Long/Random Wire Height - Does it Matter for RX?

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ultravista

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I want to run a few long/random wires for receive only. My property footprint is small and I have to get creative.

One wire will rise 40 feet vertically then slope down to a corner of the property, perhaps another 40-50 feet.
The other wire I am thinking of running along my cinder block side and back walls.

The wall is approximately 6 feet, 10 feet, then 8 feet (yes, different sizes) around the perimeter of the back yard. I could get about 60 feet of wire out on the wall.

I have seen people running their wires along wooden fences and I would like feedback on running along the cinder block wall.

Must I elevate it above the wall or will 'close to the top' suffice? Would it even be worthwhile to run it along the wall?

Does elevation come into play with a long/random wire?

I am also wondering about the vertical, how I may improve receive efficiency. Any ideas?
 

wyShack

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What bands are you trying to pick up? Most radios today have more than enough sensitivity and the big culprit for receiving is noise from other sources. Remember you are trying for the best signal to noise ratio-not the highest signal level. I have often had better luck getting the antenna 'away' form the noise (like all the electronics in my house). If you have a way to run a coax out to an antenna away from other noise sources, you may be surprised by what you can hear with 30-40 feet of wire.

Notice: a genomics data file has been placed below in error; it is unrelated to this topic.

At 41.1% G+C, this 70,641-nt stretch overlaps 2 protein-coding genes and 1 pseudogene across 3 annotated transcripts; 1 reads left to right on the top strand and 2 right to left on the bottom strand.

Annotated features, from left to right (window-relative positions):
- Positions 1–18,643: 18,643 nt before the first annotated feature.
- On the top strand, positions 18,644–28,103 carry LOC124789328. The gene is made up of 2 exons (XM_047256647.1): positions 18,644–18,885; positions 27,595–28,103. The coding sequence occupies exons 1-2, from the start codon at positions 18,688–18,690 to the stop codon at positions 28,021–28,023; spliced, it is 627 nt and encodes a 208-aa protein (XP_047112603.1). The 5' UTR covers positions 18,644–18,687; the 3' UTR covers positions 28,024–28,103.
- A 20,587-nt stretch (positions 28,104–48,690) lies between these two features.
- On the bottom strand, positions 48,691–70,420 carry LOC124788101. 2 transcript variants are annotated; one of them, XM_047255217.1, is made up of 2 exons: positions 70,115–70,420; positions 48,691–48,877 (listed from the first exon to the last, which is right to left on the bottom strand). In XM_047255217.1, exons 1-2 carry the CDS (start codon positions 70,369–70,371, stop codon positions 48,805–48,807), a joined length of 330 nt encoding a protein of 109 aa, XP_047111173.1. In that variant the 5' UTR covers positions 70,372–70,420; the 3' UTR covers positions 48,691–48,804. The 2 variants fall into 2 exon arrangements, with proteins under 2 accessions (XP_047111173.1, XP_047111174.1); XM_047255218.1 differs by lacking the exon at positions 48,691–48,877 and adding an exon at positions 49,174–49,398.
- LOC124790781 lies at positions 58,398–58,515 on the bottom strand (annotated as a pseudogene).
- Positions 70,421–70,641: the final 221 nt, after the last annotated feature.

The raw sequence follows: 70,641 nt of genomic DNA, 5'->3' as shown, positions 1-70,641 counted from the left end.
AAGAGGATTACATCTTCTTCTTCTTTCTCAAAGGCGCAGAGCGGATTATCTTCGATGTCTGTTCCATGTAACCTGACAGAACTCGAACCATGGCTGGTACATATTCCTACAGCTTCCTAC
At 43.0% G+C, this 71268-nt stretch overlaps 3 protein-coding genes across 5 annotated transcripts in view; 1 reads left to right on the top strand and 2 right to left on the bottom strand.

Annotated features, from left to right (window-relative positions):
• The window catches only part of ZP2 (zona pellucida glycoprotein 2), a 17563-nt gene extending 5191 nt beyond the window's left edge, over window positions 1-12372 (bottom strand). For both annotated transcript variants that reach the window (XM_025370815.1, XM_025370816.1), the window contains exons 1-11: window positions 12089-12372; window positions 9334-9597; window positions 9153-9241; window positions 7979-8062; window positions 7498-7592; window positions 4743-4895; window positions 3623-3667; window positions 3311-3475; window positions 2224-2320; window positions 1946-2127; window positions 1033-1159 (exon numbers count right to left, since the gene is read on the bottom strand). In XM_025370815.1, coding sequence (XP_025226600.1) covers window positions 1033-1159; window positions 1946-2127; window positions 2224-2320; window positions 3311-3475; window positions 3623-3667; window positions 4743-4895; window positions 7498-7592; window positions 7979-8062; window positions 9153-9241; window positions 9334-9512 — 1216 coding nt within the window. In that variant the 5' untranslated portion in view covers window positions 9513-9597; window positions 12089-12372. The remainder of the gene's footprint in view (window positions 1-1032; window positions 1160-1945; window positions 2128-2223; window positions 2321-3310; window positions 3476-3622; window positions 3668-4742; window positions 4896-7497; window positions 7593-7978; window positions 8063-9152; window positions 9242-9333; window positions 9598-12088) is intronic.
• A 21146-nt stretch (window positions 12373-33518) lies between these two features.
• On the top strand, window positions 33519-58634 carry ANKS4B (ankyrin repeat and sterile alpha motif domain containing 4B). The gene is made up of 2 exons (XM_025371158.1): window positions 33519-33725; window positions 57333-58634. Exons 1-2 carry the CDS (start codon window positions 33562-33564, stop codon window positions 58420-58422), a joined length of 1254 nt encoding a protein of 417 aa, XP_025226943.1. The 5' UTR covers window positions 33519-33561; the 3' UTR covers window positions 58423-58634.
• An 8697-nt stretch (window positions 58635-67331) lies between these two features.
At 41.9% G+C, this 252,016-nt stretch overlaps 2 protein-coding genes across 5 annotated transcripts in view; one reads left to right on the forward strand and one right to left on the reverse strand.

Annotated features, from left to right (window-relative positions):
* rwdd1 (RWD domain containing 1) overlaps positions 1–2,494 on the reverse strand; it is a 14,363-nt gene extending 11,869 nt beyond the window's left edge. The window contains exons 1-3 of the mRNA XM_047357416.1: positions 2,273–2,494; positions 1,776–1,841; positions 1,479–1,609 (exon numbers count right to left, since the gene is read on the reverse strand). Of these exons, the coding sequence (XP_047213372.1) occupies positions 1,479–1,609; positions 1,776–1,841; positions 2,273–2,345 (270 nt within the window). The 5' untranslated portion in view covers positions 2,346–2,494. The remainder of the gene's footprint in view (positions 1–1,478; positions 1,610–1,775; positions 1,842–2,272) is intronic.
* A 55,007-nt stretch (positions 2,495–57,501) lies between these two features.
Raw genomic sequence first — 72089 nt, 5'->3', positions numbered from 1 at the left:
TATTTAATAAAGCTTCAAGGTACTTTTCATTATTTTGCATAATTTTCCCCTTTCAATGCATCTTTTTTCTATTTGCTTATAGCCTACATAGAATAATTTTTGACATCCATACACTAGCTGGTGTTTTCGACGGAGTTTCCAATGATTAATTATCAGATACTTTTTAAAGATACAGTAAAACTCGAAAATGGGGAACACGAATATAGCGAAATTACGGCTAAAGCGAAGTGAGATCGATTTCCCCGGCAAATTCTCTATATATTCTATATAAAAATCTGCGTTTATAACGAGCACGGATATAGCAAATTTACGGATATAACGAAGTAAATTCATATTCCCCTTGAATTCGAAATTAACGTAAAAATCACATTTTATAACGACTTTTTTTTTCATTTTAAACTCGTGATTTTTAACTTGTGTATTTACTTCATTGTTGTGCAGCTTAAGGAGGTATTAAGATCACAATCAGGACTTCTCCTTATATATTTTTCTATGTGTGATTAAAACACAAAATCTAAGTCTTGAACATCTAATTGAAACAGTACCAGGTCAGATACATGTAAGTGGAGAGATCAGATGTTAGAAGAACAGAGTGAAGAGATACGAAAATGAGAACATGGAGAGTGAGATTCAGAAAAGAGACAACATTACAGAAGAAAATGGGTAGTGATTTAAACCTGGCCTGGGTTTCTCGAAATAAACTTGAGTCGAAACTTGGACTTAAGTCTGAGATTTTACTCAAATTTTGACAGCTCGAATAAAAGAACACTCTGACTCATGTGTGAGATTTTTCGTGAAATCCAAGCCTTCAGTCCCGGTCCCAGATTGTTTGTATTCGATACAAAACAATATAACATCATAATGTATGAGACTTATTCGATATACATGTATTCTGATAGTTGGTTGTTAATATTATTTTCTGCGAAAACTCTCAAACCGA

As most noise seems to be vertically polarized, I would suggest keeping the wire horizontal. A 30-40 foot doublet (coax in the center -like a dipole) up 15 feet or so with coax to your radio may work wonders. Another thing to remember is to ground the radio to your buildings ground-if you can run a coax shorted at both ends (with a .01 capacitor if you can) will help reduce the noise.

Most radios actually 'back down' the gain below about 15 Mhz due to noise-If you are lucky enough to be in a rural area isn't quite so bad but it is still the limiting factor compared to simple signal strength.

What are you running for a receiver? If equiped, you may try different gain settings and see where the 'best' results are.

Good luck and enjoy the hobby
 

prcguy

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Most people using a horizontal wire antenna for SW have it somewhere between 10 and 30ft off the ground based on running it from a 1 or 2 story house to a tree or some other attachment point in the yard. At those heights for some SW reception the antenna will have much less DX reception at a low angle to the sides compared to straight up and will work best for stations within a few hundred miles and not necessarily distant countries. At low heights the wire will also be fairly omni directional on the lower bands.